Jan 21, 2024

Dark energy is one of the biggest puzzles in science and we’re now a step closer to understanding it

Posted by in categories: cosmology, information science, mapping, quantum physics, science

Over ten years ago, the Dark Energy Survey (DES) began mapping the universe to find evidence that could help us understand the nature of the mysterious phenomenon known as dark energy. I’m one of more than 100 contributing scientists that have helped produce the final DES measurement, which has just been released at the 243rd American Astronomical Society meeting in New Orleans.

Dark energy is estimated to make up nearly 70% of the , yet we still don’t understand what it is. While its nature remains mysterious, the impact of dark energy is felt on grand scales. Its primary effect is to drive the accelerating expansion of the universe.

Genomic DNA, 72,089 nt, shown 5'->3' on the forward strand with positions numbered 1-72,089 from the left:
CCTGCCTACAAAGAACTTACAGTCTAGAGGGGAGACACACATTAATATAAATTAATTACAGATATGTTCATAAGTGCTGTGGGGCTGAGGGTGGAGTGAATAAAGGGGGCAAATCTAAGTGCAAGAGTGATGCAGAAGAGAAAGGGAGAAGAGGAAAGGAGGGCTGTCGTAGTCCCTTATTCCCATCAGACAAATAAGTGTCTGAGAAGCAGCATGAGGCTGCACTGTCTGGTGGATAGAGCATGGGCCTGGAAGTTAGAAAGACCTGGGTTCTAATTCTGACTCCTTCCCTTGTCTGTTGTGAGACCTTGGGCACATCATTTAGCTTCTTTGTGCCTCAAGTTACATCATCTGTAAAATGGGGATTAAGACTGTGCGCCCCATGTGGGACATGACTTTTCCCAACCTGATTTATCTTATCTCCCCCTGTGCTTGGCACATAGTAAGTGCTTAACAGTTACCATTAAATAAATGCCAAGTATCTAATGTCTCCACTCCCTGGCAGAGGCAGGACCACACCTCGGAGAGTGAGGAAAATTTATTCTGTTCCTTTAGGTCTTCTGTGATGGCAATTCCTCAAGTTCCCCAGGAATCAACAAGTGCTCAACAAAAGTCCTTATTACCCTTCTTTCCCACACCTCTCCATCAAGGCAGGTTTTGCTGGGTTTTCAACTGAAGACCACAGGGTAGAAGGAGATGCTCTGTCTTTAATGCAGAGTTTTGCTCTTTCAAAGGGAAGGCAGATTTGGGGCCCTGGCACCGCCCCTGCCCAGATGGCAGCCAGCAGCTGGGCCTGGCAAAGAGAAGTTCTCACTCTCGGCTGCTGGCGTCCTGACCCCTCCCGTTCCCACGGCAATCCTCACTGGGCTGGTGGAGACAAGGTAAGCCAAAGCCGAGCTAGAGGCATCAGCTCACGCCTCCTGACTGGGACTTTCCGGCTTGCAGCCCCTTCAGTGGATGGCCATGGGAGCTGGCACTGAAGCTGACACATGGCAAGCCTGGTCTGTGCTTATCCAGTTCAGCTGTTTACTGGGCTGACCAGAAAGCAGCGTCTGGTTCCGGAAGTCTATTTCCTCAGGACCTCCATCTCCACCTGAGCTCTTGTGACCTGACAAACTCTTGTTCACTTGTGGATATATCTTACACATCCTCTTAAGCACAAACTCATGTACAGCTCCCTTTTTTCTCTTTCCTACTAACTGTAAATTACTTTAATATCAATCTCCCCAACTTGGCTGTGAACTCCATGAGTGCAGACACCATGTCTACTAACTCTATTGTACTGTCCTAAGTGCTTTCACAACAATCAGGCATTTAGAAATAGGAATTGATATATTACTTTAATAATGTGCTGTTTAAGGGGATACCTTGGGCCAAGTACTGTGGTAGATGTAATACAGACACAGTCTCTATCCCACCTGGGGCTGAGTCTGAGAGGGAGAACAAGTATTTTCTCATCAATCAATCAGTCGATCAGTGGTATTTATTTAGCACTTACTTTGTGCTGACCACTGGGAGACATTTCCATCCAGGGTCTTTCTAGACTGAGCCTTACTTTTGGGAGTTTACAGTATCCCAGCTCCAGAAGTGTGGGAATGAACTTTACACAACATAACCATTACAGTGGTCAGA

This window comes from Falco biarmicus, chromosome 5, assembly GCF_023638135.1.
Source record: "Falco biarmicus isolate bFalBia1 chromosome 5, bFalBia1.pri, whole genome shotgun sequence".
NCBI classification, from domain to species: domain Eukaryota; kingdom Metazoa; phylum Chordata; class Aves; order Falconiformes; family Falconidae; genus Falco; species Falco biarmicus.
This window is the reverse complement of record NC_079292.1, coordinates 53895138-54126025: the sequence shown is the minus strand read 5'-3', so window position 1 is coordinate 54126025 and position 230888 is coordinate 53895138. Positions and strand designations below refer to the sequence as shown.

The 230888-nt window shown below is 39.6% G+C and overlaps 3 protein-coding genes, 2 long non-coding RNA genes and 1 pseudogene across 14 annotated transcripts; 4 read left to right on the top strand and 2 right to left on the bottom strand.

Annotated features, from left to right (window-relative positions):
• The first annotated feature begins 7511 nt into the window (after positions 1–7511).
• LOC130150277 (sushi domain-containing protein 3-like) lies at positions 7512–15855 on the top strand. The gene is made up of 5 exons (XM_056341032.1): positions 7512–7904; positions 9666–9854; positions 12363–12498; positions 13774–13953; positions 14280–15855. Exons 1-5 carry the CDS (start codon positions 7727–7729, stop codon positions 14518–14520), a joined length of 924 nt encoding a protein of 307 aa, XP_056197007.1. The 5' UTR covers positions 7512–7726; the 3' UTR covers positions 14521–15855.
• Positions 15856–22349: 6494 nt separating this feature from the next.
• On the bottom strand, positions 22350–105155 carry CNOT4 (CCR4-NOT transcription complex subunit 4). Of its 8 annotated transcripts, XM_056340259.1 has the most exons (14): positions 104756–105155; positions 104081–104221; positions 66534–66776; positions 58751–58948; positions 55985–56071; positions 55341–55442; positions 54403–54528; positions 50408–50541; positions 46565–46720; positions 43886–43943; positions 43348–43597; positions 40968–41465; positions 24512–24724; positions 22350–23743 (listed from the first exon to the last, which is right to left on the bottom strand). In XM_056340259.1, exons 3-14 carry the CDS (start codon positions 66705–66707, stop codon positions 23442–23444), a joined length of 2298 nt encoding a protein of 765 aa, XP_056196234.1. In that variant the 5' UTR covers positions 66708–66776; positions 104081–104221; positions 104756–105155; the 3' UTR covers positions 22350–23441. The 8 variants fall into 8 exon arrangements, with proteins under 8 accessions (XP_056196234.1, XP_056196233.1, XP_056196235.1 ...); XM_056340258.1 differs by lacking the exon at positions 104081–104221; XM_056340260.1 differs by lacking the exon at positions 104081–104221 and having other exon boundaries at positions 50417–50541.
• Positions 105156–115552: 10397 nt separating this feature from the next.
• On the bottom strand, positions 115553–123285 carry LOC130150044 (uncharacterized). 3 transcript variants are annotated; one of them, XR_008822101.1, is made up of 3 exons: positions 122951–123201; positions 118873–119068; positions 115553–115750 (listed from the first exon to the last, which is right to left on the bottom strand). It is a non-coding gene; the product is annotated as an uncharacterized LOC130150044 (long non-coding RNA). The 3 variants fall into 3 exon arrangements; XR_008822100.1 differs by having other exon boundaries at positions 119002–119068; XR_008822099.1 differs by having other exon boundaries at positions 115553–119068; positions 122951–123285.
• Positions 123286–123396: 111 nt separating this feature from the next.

The announcement in New Orleans may take us closer to a better understanding of this form of energy. Among other things, it gives us the opportunity to test our observations against an idea called the cosmological constant that was introduced by Albert Einstein in 1917 as a way of counteracting the effects of gravity in his equations to achieve a universe that was neither expanding nor contracting. Einstein later removed it from his calculations.

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